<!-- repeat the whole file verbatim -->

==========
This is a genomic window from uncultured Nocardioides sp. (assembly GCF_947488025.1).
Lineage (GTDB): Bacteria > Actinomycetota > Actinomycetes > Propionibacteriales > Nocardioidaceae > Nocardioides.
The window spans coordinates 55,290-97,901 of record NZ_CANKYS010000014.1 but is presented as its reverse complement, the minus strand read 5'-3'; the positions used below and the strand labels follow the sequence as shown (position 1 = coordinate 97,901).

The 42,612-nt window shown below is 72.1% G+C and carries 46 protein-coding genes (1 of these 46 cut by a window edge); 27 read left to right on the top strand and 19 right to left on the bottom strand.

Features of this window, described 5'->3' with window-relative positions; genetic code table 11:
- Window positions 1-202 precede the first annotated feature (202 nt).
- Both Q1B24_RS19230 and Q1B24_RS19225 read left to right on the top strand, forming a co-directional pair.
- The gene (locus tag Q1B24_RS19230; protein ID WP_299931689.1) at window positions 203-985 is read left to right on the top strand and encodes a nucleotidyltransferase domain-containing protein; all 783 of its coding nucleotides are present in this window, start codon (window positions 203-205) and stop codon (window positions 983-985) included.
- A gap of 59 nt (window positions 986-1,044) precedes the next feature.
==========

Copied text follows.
This is a genomic window from uncultured Nocardioides sp. (assembly GCF_947488025.1).
Lineage (GTDB): Bacteria > Actinomycetota > Actinomycetes > Propionibacteriales > Nocardioidaceae > Nocardioides.
The window spans coordinates 55,290-97,901 of record NZ_CANKYS010000014.1 but is presented as its reverse complement, the minus strand read 5'-3'; the positions used below and the strand labels follow the sequence as shown (position 1 = coordinate 97,901).

The 42,612-nt window shown below is 72.1% G+C and carries 46 protein-coding genes (1 of these 46 cut by a window edge); 27 read left to right on the top strand and 19 right to left on the bottom strand.

Features of this window, described 5'->3' with window-relative positions; genetic code table 11:
- Window positions 1-202 precede the first annotated feature (202 nt).
- Both Q1B24_RS19230 and Q1B24_RS19225 read left to right on the top strand, forming a co-directional pair.
- The gene (locus tag Q1B24_RS19230; protein ID WP_299931689.1) at window positions 203-985 is read left to right on the top strand and encodes a nucleotidyltransferase domain-containing protein; all 783 of its coding nucleotides are present in this window, start codon (window positions 203-205) and stop codon (window positions 983-985) included.
- A gap of 59 nt (window positions 986-1,044) precedes the next feature.